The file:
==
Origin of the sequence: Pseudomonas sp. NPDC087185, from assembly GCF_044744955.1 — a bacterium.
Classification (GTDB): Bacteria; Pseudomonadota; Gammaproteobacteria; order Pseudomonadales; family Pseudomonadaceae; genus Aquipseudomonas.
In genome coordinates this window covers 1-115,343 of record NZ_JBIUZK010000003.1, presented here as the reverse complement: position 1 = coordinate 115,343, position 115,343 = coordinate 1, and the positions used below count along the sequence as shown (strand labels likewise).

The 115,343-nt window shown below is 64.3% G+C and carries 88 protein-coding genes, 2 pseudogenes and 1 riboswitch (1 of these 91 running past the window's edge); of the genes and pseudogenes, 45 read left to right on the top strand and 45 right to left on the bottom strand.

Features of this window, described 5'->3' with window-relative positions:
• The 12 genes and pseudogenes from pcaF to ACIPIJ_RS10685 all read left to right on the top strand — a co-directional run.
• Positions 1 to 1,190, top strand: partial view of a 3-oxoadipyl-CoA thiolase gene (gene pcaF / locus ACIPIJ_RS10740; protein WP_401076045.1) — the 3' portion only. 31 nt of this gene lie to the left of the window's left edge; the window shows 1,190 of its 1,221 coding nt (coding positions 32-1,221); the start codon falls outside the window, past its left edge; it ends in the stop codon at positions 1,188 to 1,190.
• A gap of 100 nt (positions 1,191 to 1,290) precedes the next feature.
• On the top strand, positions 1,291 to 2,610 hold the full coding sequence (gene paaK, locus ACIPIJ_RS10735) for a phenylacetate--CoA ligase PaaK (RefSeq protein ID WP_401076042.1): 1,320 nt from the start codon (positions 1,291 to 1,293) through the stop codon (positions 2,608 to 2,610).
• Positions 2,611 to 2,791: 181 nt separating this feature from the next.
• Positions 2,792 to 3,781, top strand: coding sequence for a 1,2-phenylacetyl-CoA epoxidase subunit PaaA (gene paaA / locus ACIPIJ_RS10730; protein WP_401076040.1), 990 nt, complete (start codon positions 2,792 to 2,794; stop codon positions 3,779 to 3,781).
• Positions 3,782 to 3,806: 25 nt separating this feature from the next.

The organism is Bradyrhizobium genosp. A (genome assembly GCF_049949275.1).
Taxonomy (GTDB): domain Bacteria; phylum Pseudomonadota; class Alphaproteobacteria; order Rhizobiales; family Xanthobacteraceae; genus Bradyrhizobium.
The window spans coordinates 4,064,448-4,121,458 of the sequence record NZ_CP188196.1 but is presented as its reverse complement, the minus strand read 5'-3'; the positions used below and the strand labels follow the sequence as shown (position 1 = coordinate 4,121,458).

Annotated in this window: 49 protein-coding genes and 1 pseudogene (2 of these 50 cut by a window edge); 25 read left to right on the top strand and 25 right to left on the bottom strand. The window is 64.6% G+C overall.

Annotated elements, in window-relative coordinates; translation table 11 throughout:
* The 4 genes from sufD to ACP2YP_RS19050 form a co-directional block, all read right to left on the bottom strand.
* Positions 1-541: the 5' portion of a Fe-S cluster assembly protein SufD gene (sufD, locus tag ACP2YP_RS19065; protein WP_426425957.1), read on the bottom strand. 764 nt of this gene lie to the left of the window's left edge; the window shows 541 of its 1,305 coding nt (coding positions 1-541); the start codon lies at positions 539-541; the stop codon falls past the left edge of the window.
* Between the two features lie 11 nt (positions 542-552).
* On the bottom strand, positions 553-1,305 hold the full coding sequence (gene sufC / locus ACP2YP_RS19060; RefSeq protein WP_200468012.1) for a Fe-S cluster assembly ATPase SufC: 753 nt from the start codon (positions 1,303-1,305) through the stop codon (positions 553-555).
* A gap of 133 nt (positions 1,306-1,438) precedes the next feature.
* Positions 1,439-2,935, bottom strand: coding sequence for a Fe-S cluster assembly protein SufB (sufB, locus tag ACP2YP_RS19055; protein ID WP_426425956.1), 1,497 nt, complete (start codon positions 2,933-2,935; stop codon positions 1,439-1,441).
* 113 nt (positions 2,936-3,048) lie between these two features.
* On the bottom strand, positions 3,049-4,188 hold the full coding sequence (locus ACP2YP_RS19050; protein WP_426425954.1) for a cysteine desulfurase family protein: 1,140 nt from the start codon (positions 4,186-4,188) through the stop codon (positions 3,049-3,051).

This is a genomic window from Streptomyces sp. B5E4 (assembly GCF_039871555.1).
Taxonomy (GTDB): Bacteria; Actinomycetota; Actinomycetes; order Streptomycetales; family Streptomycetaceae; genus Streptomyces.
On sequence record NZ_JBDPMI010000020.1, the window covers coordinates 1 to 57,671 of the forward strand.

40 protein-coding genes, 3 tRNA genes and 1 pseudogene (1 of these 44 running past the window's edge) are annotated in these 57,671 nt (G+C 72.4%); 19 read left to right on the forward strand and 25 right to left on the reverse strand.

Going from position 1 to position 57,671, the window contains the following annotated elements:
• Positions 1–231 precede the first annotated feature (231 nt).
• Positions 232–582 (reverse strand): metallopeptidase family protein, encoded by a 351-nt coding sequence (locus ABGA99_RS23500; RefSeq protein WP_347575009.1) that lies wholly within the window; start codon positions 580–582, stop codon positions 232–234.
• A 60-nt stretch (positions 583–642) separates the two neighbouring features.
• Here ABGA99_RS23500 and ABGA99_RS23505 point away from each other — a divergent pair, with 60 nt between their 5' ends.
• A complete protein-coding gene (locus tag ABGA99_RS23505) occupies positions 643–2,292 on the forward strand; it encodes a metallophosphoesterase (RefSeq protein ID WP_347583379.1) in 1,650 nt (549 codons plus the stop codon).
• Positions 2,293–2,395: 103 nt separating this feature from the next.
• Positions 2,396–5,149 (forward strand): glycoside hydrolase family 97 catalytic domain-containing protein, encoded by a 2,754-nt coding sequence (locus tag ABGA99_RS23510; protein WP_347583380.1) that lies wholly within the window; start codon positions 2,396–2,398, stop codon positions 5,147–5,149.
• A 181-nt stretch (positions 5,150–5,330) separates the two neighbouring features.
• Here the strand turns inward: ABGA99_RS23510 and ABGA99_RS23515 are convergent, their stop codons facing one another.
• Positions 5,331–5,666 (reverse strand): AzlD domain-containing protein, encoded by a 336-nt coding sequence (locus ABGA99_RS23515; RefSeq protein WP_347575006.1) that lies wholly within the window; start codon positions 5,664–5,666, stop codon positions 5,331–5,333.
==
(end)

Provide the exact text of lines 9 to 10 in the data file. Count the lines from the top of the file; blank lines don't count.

• On the top strand, positions 1,291 to 2,610 hold the full coding sequence (gene paaK, locus ACIPIJ_RS10735) for a phenylacetate--CoA ligase PaaK (RefSeq protein ID WP_401076042.1): 1,320 nt from the start codon (positions 1,291 to 1,293) through the stop codon (positions 2,608 to 2,610).
• Positions 2,611 to 2,791: 181 nt separating this feature from the next.